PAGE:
In September 1995, the Vectra A was replaced, but Calibra production continued until June 1997. Although a smaller coupé (the Tigra) was available, the marque was left without a mid sized coupé until the Astra Coupé was launched in 2000, and with the introduction of the Opel Speedster in 2000, three years after the Calibra was discontinued, Opel finally offered a sports car again.
The Kadett C appeared in August 1973[12] and was Opel's version of the General Motors' "T-Car". It was the last small Opel to feature rear-wheel drive, and remained in production at Opel's Bochum plant until July 1979, by which time Opel had produced 1,701,076. Of these, 52% had been exported outside West Germany,[13] most of them to markets in other parts of western Europe.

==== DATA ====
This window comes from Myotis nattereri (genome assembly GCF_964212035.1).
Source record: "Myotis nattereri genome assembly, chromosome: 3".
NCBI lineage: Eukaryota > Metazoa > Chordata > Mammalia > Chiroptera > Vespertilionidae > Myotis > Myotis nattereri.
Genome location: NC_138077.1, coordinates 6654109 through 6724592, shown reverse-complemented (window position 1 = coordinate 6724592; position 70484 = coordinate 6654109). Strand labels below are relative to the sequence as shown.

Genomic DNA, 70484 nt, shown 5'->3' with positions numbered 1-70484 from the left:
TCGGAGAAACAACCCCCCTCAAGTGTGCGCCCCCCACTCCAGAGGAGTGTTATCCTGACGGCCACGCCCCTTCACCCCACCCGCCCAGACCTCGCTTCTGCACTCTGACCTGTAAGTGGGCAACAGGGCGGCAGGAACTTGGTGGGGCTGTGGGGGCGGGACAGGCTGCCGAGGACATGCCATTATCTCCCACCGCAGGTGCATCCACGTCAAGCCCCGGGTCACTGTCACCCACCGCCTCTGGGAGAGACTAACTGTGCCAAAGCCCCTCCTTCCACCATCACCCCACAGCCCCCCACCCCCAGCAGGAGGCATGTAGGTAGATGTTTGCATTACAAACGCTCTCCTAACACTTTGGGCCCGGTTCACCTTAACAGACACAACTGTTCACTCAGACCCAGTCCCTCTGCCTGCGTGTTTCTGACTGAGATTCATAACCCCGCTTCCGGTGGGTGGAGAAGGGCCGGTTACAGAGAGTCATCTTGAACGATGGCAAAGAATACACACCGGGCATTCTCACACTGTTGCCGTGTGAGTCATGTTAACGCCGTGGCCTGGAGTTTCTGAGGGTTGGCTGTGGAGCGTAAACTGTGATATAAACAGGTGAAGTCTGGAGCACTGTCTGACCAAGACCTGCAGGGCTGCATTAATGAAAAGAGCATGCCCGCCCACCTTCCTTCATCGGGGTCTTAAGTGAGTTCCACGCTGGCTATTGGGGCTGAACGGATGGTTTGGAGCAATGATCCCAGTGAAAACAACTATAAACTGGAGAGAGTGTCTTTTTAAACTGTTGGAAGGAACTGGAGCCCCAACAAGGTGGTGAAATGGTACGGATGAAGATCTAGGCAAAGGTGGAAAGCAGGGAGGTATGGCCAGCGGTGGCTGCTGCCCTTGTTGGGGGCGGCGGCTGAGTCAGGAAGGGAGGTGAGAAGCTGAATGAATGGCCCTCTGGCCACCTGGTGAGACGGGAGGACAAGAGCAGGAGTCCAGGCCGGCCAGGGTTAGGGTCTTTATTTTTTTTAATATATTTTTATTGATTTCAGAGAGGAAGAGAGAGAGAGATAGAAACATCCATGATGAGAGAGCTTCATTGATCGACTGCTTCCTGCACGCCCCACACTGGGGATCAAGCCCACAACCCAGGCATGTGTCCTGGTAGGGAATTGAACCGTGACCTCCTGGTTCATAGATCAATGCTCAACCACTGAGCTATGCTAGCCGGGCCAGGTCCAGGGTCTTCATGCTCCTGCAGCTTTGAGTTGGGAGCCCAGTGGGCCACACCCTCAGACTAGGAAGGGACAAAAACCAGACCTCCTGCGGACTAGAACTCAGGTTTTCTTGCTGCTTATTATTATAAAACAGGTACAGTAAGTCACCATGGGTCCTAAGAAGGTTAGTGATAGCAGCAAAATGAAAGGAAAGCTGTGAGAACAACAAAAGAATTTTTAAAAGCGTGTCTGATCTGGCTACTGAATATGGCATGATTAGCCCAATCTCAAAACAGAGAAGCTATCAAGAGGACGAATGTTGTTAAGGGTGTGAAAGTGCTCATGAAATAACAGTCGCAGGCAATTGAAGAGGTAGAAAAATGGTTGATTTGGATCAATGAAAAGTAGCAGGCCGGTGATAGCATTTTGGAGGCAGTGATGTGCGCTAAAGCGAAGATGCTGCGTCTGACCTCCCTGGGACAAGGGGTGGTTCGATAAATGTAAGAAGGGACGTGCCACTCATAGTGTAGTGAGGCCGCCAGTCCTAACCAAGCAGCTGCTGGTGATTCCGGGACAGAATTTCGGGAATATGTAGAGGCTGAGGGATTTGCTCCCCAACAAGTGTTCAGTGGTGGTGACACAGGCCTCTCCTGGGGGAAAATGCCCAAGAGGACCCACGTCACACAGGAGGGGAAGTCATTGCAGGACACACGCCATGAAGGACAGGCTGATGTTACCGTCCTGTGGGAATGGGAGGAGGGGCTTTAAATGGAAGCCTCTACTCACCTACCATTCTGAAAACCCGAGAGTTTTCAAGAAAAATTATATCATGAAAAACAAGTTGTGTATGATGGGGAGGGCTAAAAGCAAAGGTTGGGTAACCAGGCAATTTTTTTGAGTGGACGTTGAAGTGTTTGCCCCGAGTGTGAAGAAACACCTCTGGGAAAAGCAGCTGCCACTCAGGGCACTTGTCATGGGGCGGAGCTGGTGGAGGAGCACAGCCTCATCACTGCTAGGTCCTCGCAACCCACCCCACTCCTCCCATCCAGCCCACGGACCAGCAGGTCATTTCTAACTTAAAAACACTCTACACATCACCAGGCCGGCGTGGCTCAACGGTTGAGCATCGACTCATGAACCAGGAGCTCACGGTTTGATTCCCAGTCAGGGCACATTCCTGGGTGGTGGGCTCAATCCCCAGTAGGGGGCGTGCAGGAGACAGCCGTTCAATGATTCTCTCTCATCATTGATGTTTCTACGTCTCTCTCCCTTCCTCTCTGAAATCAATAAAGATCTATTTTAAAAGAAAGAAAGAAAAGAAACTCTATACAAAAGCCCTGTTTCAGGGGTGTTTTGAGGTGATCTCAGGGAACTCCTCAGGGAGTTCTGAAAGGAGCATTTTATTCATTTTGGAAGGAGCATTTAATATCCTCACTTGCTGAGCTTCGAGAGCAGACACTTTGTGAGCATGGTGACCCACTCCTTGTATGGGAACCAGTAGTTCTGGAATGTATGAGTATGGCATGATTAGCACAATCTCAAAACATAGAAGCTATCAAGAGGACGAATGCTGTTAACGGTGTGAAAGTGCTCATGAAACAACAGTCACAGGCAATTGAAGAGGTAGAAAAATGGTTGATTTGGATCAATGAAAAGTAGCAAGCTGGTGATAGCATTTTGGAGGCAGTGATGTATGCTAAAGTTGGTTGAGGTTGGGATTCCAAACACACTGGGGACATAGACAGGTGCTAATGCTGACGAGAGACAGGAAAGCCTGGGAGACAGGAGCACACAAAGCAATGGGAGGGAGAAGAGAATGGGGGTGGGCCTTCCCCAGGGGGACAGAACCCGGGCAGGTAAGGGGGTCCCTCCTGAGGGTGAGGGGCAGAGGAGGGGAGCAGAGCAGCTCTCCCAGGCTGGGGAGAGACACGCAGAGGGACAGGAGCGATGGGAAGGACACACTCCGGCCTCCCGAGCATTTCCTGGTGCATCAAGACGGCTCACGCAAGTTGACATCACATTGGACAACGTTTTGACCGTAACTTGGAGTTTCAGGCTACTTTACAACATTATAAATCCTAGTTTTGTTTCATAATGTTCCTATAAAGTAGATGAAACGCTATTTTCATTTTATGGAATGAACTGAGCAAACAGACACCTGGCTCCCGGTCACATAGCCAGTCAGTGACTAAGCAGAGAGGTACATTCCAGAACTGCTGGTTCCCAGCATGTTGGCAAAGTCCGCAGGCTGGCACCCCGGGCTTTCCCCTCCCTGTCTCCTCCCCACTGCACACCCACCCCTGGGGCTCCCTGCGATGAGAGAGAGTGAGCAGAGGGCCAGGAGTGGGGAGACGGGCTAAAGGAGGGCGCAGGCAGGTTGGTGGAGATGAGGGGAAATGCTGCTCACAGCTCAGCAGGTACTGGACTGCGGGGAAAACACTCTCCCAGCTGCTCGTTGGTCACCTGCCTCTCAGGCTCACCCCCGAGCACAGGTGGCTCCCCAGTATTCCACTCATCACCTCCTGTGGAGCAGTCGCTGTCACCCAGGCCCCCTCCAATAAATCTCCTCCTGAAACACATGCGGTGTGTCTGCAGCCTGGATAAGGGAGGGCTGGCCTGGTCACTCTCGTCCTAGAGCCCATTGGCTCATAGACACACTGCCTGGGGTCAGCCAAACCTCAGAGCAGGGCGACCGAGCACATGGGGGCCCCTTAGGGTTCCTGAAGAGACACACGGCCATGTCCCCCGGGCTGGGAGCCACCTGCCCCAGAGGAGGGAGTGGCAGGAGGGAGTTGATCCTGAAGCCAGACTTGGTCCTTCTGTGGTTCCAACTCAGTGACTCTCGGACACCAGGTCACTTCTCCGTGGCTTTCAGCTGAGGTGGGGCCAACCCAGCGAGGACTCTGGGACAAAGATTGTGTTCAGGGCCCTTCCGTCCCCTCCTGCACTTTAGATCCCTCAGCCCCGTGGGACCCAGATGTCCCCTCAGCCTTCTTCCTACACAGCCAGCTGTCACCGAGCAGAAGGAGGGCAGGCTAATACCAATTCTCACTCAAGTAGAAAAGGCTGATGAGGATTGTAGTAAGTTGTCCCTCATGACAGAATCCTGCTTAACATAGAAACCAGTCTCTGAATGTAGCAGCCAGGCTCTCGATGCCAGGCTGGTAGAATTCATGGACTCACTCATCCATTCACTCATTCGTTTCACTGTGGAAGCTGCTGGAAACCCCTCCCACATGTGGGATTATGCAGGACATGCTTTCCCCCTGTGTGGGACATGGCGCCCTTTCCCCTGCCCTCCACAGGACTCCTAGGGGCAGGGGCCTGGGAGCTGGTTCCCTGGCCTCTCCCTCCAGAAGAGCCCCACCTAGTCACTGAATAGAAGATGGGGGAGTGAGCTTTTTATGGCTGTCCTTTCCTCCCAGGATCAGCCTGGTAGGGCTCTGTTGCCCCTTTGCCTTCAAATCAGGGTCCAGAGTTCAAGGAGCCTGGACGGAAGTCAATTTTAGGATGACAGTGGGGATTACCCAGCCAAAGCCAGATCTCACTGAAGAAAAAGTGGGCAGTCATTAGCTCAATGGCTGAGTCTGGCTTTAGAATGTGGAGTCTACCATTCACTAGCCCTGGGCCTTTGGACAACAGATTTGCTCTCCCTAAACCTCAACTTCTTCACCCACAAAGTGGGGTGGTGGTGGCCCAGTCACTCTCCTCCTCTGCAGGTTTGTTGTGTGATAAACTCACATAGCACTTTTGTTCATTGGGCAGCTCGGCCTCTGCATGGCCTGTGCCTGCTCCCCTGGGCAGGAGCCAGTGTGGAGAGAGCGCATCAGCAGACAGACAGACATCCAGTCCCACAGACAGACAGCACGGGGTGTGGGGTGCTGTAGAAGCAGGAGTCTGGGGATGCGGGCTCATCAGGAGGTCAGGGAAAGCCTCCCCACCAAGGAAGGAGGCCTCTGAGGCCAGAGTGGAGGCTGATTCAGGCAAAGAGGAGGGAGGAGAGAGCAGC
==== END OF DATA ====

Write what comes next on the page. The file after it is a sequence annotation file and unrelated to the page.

The Crossland X perfectly fits to your lifestyle, offering exceptional versatility and the storage space of a SUV – for whatever your day brings. You're never short of space, as you can increase the Crossland X's space from 410 litres to 1,255 litres. Featuring split foldable and slideable rear seats, you can slide them to get up to 520 litres of boot space or fold them at a ratio of 40/60 and achieve 1,255 litres. Even longer objects can fit in with the foldable armrests